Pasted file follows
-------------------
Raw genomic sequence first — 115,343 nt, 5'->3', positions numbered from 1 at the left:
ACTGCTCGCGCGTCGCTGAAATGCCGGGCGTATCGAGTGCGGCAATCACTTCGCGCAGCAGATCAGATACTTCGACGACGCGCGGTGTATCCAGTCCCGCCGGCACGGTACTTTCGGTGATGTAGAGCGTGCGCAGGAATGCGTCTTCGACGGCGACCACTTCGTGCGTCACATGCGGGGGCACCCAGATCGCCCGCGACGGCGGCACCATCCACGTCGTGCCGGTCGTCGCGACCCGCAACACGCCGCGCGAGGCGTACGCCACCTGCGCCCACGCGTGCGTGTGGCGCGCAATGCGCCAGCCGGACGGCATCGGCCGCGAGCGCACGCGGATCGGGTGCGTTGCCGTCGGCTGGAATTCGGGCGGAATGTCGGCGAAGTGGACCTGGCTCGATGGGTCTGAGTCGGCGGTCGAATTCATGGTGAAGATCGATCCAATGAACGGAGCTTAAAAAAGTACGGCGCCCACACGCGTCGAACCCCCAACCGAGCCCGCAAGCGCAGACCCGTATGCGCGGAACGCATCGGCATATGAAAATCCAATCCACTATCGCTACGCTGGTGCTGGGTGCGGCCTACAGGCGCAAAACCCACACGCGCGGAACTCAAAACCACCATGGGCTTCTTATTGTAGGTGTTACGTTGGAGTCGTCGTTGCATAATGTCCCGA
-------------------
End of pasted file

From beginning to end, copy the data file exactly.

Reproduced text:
Raw genomic sequence first — 115,343 nt, 5'->3', positions numbered from 1 at the left:
ACTGCTCGCGCGTCGCTGAAATGCCGGGCGTATCGAGTGCGGCAATCACTTCGCGCAGCAGATCAGATACTTCGACGACGCGCGGTGTATCCAGTCCCGCCGGCACGGTACTTTCGGTGATGTAGAGCGTGCGCAGGAATGCGTCTTCGACGGCGACCACTTCGTGCGTCACATGCGGGGGCACCCAGATCGCCCGCGACGGCGGCACCATCCACGTCGTGCCGGTCGTCGCGACCCGCAACACGCCGCGCGAGGCGTACGCCACCTGCGCCCACGCGTGCGTGTGGCGCGCAATGCGCCAGCCGGACGGCATCGGCCGCGAGCGCACGCGGATCGGGTGCGTTGCCGTCGGCTGGAATTCGGGCGGAATGTCGGCGAAGTGGACCTGGCTCGATGGGTCTGAGTCGGCGGTCGAATTCATGGTGAAGATCGATCCAATGAACGGAGCTTAAAAAAGTACGGCGCCCACACGCGTCGAACCCCCAACCGAGCCCGCAAGCGCAGACCCGTATGCGCGGAACGCATCGGCATATGAAAATCCAATCCACTATCGCTACGCTGGTGCTGGGTGCGGCCTACAGGCGCAAAACCCACACGCGCGGAACTCAAAACCACCATGGGCTTCTTATTGTAGGTGTTACGTTGGAGTCGTCGTTGCATAATGTCCCGA